The final pointer to character: how a player retires from the game

Last year Virender Sehwag told this newspaper that the pain of being “deprived of a farewell game will always remain” in his mind.  

Has the Sachin Tendulkar retirement drama spoilt the modern cricketer or is he merely taking his cue from the poet Dylan Thomas: Do not go gentle into that good night…/Rage, rage against the dying of the light.

Two recent reluctant retirees have been Shivnaraine Chanderpaul and Dilshan Tillekeratne. “I still have a lot to offer,” said the former while Dilshan said, “I hadn’t planned to retire when the series (against Australia) began.”

Last year Virender Sehwag told this newspaper that the pain of being “deprived of a farewell game will always remain” in his mind.

In the past, players called it a day at the end of a series, after being out of the reckoning for a while or owing to injury, and did it quietly, almost privately. Many didn’t get around to making any official announcement, and simply dropped out of the public eye. Great cricketers never retired, they merely lost their drive!

Farewell cheers

When Don Bradman came out to play his final innings, he was given three farewell cheers by the opposition, as was Wally Hammond in his final Test in New Zealand. And that was that. Of an earlier generation, Jack Hobbs left the same way, cheers and all. The first captain of independent India, Vijay Hazare wrote in his autobiography, “Although I didn’t officially announce my retirement, I felt I was through with Test cricket.”

That was after leading in the West Indies in 1952-53. All very civilised and low key.

When Steve Waugh announced at the start of a series against India that he was calling it a day at the end of it, he hijacked the competition and made it about himself. Sourav Ganguly and Tendulkar took a leaf out of Waugh’s book, exciting the marketing men and advertisers far more than the Australian did.

You can’t begrudge the players getting their pound of flesh, though. Many Indian heroes had to face the ignominy of being sacked, sometimes without even being officially told. Thus did Lala Amarnath quit, after the cricket board leaked the story of his successor being appointed in the middle of a home series. Amarnath was impressed enough with the tactic to use it when he was selector to end the career of Vinoo Mankad the great all rounder, after the West Indies series of 1958-59.

The stalwarts of the 60s and 70s dropped out without fanfare, and often without public announcements. Chandu Borde was dropped as part of the selectors’ youth policy, Farokh Engineer faded away after a pair in his final Test, M L Jaisimha after the West Indies series of 1970-71, Erapalli Prasanna, Bishan Bedi and Bhagwat Chandrasekhar (match-winners all) were finished after a mauling at the hands of Zaheer Abbas and company in Pakistan, Gundappa Vishwanath couldn’t make a comeback after Imran Khan-induced uncertainties on a later tour. Dilip Vengsarkar held on after losing his captaincy, but his career came to a natural standstill.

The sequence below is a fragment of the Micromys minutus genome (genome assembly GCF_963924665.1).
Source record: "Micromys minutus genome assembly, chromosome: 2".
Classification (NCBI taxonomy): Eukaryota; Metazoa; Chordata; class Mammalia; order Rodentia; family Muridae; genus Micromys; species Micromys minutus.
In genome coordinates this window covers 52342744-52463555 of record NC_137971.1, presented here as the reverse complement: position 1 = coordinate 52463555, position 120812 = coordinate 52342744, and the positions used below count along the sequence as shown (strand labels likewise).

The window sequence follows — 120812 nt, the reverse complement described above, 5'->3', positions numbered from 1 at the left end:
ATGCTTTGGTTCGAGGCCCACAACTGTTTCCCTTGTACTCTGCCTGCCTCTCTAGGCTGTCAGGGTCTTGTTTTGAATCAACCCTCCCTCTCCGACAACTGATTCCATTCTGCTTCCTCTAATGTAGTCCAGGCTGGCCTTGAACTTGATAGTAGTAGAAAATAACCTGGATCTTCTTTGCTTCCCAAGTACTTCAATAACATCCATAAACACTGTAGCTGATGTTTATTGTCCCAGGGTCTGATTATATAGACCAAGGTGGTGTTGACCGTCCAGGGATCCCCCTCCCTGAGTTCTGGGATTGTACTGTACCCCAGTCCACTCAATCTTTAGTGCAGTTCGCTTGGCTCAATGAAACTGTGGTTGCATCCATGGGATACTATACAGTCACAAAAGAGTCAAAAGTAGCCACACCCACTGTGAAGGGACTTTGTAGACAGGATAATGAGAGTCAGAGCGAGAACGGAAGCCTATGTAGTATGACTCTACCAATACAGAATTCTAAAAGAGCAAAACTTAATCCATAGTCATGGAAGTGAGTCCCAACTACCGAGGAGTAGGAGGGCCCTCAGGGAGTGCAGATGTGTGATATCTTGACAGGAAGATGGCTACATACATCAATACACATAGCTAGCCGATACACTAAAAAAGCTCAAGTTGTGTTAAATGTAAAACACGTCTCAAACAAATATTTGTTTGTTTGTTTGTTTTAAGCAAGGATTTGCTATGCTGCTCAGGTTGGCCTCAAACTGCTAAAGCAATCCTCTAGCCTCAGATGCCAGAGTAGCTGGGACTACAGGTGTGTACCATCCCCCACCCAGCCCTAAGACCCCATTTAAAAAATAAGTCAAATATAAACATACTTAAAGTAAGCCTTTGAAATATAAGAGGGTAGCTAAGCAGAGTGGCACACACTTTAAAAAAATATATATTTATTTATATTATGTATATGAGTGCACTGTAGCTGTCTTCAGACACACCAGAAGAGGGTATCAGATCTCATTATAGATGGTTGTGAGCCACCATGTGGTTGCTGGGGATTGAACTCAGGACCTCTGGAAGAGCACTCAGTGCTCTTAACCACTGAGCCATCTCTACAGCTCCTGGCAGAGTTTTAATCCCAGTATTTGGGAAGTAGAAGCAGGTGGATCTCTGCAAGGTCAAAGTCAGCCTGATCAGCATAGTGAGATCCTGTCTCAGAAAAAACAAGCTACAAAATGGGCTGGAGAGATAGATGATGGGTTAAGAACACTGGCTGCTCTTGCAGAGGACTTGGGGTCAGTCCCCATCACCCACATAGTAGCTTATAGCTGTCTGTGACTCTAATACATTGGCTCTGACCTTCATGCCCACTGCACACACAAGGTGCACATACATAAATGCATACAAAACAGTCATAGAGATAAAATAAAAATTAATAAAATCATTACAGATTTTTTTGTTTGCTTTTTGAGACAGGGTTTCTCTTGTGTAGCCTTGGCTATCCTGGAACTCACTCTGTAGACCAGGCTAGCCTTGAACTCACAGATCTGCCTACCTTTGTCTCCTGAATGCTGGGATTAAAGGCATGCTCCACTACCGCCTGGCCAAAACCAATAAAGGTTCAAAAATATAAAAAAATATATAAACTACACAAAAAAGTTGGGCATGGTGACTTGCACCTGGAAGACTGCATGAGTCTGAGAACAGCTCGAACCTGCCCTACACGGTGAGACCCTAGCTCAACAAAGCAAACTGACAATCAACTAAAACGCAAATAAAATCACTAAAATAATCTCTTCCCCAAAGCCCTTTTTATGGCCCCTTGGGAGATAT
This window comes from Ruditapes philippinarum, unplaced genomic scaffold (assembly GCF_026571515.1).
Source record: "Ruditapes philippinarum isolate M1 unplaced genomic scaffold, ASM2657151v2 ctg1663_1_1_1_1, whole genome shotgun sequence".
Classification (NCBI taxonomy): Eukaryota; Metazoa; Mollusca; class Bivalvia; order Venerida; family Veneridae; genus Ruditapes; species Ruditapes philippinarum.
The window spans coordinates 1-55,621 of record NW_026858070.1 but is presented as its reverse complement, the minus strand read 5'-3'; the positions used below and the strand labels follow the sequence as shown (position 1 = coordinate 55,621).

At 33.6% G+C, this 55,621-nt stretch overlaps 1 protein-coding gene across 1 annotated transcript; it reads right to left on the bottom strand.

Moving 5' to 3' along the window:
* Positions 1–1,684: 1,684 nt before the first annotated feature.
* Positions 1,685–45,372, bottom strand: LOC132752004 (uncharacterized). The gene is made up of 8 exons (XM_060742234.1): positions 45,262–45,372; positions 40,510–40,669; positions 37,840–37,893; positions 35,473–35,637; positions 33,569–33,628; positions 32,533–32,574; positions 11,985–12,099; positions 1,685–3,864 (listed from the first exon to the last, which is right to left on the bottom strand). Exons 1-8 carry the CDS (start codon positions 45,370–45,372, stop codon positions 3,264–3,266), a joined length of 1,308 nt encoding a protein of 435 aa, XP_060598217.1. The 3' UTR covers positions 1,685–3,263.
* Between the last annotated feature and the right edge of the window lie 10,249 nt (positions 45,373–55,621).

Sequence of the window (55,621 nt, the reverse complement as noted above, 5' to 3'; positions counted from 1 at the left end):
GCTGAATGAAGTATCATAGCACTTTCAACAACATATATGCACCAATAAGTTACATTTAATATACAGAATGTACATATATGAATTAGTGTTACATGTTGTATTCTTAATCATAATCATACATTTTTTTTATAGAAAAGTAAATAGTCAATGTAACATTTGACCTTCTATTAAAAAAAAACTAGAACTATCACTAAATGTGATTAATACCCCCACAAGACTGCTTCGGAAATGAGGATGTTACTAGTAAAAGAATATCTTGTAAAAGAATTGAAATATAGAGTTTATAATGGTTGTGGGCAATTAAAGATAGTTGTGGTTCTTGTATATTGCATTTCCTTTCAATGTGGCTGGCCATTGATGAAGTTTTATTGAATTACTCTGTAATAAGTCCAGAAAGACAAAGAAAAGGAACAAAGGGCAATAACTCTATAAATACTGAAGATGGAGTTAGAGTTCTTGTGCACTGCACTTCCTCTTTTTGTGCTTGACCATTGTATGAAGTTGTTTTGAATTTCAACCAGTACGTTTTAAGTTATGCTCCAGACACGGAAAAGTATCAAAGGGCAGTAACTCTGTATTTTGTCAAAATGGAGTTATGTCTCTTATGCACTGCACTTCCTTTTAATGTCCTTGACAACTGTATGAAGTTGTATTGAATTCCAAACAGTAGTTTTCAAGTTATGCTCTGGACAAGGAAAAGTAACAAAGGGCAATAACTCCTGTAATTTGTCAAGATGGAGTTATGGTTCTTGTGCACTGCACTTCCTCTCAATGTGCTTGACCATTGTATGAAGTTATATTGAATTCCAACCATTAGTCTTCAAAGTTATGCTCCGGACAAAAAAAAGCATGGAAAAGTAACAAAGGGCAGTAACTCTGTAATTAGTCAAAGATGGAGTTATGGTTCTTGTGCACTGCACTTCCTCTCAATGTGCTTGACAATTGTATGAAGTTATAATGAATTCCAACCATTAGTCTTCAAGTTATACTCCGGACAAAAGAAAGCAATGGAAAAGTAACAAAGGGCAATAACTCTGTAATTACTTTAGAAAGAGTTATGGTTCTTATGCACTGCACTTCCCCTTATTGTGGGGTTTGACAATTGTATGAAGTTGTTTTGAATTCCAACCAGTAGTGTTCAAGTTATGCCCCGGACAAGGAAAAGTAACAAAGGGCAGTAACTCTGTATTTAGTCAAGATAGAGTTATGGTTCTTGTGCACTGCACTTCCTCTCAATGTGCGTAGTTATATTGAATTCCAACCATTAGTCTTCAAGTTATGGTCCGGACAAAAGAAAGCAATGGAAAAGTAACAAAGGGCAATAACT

Reflexes slow down, motivation oozes out, the practice-match-travel routine is no longer attractive, families grow, interests in other areas widen.

Retirement is a natural conclusion to a sportsman’s career, even if occasionally the inevitable is delayed. Kapil Dev, for instance, went on till he had the world wicket aggregate record to himself, although he was clearly past his best.

Sunil Gavaskar alone beat the then system — deciding on the time and place of his last bow, and playing one of the great innings on a Bangalore turner against Pakistan, to boot. He invited a few journalists to his hotel room, and made the announcement. No fanfare. No special treatment.

Yet, a later generation often demanded and got both fanfare and special treatment. Tendulkar, requiring two more Tests to complete 200, had an entire series conjured out of thin air for him, including a farewell party that involved the whole country. Sourav Ganguly announced before a series against Australia that it would be his last, thus ensuring the kind of public reaction associated with the puja holidays in his native Kolkata.

Of the others of that generation, Rahul Dravid held a press conference as did V.V. S Laxman, after being picked for the home series against New Zealand.

Anil Kumble, realising his body couldn’t take the strain any longer decided to heed the message on his son’s T-shirt which read: “Its time to call it a day.” He was chaired off the field by his successor, M. S. Dhoni.

Virender Sehwag wondered why the board did not give him a proper farewell. His goodbye was the strangest of all. In Dubai, as a build-up to the T20 Masters League, he was reminded that no current player could play the tournament.

“I hereby retire from all forms of international cricket,” he tweeted after the ceremony, ensuring that the journalists scooped his own story!

Thanks to the three formats of the game, retirement by degrees is the modern way. And many expect a public farewell. Perhaps more than the cover drive or battling under pressure, it is the way he retires that speaks of a player’s character.

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Printable version | Jun 17, 2021 10:06:29 AM |

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